The People’s Republic of China recently launched two initiatives that are related to enterprise bankruptcies. On 1 August 2016, the Supreme People’s Court (SPC) launched the Information Website for National Bankrupt Enterprises Recombinational Cases.
The website will be used as a centralised information system through which information and actions relating to enterprise bankruptcy proceedings will be published and undertaken.
On 27 September 2016, Beijing established the first specialised bankruptcy court in China, under its No. 1 Intermediate People’s Court, Shanghai, in Tianjin and Chongqing. Eleven other provinces are also expected to set up specialised bankruptcy courts under their respective intermediate people’s courts later this year.
The launch of the website, the setting up of specialized bankruptcy courts and increased judicial staffing in the PRC is a positive step forward for both applicants and creditors when they seek to exercise their respective rights during the enterprise bankruptcy process.
The website seeks to expedite enterprise bankruptcy proceedings and improve transparency by allowing traditional processes to be carried out through online platforms.
The website allows applicants to submit their applications for compulsory enterprise bankruptcy and creditors to submit their claims online, among other functions.
With the increase in enterprise bankruptcy cases in the PRC in recent years, these measures indicate that the central government is investing considerable efforts into resolving bankruptcy proceedings in an effective and efficient manner.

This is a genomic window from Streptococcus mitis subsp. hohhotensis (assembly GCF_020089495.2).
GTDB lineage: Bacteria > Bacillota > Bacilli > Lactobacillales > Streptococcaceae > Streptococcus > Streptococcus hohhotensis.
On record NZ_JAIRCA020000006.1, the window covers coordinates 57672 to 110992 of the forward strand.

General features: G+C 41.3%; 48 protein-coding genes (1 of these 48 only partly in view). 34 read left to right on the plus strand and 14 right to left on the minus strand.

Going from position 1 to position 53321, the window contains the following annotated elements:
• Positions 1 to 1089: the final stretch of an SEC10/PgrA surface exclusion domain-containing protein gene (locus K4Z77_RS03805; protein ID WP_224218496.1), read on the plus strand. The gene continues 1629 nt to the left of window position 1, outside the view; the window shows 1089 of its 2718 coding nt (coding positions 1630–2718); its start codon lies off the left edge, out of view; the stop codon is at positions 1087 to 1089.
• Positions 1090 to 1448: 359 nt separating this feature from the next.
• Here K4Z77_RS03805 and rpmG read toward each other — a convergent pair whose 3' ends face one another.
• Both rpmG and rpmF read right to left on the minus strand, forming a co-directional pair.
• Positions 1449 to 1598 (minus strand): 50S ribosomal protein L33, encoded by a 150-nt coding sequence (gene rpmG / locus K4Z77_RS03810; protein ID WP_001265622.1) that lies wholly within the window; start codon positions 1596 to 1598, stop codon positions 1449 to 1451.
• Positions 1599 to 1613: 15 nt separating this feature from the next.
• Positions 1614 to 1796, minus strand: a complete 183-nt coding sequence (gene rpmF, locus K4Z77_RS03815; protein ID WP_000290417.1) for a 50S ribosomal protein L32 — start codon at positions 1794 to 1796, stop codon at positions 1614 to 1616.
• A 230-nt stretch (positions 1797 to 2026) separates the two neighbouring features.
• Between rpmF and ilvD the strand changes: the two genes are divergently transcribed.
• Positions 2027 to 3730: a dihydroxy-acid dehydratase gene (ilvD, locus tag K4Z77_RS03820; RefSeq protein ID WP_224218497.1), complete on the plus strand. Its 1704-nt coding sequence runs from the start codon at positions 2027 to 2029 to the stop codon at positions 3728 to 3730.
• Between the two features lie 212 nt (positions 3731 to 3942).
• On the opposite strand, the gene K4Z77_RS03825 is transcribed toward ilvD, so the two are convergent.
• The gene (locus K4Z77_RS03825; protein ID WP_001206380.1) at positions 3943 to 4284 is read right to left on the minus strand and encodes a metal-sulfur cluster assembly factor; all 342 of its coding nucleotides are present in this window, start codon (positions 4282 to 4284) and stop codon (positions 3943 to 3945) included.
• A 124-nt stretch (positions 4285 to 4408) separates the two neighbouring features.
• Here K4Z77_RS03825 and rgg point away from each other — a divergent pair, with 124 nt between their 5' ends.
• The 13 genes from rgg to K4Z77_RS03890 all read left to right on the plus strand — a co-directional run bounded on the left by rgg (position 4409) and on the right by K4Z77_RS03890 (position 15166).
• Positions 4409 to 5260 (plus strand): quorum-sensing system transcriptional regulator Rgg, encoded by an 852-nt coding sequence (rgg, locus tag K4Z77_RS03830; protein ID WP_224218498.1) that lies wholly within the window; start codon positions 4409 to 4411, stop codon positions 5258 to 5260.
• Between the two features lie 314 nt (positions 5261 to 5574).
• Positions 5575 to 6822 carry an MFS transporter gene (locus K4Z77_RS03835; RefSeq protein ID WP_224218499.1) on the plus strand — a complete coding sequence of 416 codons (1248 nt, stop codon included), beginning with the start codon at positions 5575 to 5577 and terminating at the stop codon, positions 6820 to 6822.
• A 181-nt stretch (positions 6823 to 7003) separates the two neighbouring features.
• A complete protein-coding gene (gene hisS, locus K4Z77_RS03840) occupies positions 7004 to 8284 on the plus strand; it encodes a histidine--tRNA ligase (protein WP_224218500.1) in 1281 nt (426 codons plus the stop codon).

However, due to the infancy of both initiatives, the empirical effects of both the website and the new bankruptcy courts will become more apparent over time.
Instead of having to apply or claim through tradition means, applicants and creditors can now make applications and claims more conveniently through the website.
The setting up of dedicated judicial resources for enterprise bankruptcy proceedings will better position the PRC for the increasing number of enterprise bankruptcy cases.
Despite the convenience, applicants and creditors should still obtain legal advice before utilizing the website to exercise their rights.
Although the practical impact of the website and bankruptcy courts will not be clear for some time, these initiatives are positive steps forward for the PRC and promote greater supervision, efficiency and transparency in the enterprise bankruptcy process.
Business Law Digest is compiled with the assistance of Baker & McKenzie. Readers should not act on this information without seeking professional legal advice. You can contact Baker & McKenzie by e-mailing Danian Zhang (Shanghai) at: [email protected]